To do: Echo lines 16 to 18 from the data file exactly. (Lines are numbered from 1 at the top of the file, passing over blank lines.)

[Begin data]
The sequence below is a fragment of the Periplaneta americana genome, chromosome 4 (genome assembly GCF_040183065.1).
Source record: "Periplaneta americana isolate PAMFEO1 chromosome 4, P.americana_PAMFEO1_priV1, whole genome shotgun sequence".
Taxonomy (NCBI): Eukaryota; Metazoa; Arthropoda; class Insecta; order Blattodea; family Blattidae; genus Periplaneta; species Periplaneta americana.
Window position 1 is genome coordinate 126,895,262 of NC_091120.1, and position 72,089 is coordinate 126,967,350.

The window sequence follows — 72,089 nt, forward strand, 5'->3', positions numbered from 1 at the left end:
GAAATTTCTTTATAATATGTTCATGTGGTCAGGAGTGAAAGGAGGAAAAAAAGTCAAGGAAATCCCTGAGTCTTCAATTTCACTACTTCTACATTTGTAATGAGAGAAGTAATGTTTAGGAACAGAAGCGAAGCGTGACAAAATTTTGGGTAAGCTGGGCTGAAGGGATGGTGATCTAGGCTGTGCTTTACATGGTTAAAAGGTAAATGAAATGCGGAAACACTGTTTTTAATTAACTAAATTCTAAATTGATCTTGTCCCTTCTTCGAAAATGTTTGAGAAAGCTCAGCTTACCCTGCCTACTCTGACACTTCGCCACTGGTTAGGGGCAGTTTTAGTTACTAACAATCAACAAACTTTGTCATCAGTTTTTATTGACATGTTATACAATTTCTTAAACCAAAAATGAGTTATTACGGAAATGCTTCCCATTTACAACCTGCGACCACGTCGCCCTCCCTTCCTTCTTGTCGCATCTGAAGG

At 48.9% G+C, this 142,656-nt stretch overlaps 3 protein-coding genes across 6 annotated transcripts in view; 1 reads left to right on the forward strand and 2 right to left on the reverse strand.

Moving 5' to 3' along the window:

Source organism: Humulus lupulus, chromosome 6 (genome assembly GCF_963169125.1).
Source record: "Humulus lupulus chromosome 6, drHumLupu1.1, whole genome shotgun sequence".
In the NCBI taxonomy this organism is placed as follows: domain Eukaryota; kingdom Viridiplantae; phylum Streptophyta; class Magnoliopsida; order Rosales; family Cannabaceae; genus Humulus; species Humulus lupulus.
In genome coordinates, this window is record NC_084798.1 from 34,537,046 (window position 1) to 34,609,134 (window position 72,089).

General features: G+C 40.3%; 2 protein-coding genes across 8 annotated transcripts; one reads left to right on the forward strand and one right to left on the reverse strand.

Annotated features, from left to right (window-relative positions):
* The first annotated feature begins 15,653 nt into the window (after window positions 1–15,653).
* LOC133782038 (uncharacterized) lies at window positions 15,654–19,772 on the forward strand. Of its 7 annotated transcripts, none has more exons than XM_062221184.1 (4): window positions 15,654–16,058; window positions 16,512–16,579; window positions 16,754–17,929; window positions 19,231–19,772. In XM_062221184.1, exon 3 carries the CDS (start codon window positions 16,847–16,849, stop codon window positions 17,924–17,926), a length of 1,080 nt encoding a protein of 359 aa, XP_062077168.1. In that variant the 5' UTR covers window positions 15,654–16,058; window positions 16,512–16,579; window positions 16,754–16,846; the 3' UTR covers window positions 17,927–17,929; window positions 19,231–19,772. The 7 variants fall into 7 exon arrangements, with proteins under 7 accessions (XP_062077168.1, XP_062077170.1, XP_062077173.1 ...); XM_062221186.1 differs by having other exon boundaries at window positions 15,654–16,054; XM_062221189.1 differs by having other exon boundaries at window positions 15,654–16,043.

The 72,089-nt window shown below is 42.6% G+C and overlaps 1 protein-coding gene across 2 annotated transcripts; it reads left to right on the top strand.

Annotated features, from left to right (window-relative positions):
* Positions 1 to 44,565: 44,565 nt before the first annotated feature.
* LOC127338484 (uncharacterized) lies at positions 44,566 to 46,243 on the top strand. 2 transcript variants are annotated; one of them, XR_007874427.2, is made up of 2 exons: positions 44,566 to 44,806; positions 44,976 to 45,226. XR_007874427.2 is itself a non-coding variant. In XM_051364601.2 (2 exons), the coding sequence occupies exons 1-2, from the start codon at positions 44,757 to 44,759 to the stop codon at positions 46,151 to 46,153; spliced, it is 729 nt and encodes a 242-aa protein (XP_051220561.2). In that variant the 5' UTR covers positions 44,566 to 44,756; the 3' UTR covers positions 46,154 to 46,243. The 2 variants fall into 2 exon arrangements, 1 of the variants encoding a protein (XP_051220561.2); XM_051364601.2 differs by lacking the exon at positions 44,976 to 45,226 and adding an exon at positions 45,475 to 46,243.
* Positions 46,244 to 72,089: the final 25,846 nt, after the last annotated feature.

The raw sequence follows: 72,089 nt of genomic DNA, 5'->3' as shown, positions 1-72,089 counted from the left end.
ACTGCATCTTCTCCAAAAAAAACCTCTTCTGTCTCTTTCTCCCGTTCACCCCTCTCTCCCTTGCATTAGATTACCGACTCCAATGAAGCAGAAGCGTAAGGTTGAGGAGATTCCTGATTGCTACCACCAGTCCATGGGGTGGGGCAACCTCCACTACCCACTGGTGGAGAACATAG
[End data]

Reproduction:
* LOC133782038 (uncharacterized) lies at window positions 15,654–19,772 on the forward strand. Of its 7 annotated transcripts, none has more exons than XM_062221184.1 (4): window positions 15,654–16,058; window positions 16,512–16,579; window positions 16,754–17,929; window positions 19,231–19,772. In XM_062221184.1, exon 3 carries the CDS (start codon window positions 16,847–16,849, stop codon window positions 17,924–17,926), a length of 1,080 nt encoding a protein of 359 aa, XP_062077168.1. In that variant the 5' UTR covers window positions 15,654–16,058; window positions 16,512–16,579; window positions 16,754–16,846; the 3' UTR covers window positions 17,927–17,929; window positions 19,231–19,772. The 7 variants fall into 7 exon arrangements, with proteins under 7 accessions (XP_062077168.1, XP_062077170.1, XP_062077173.1 ...); XM_062221186.1 differs by having other exon boundaries at window positions 15,654–16,054; XM_062221189.1 differs by having other exon boundaries at window positions 15,654–16,043.

The 72,089-nt window shown below is 42.6% G+C and overlaps 1 protein-coding gene across 2 annotated transcripts; it reads left to right on the top strand.

Annotated features, from left to right (window-relative positions):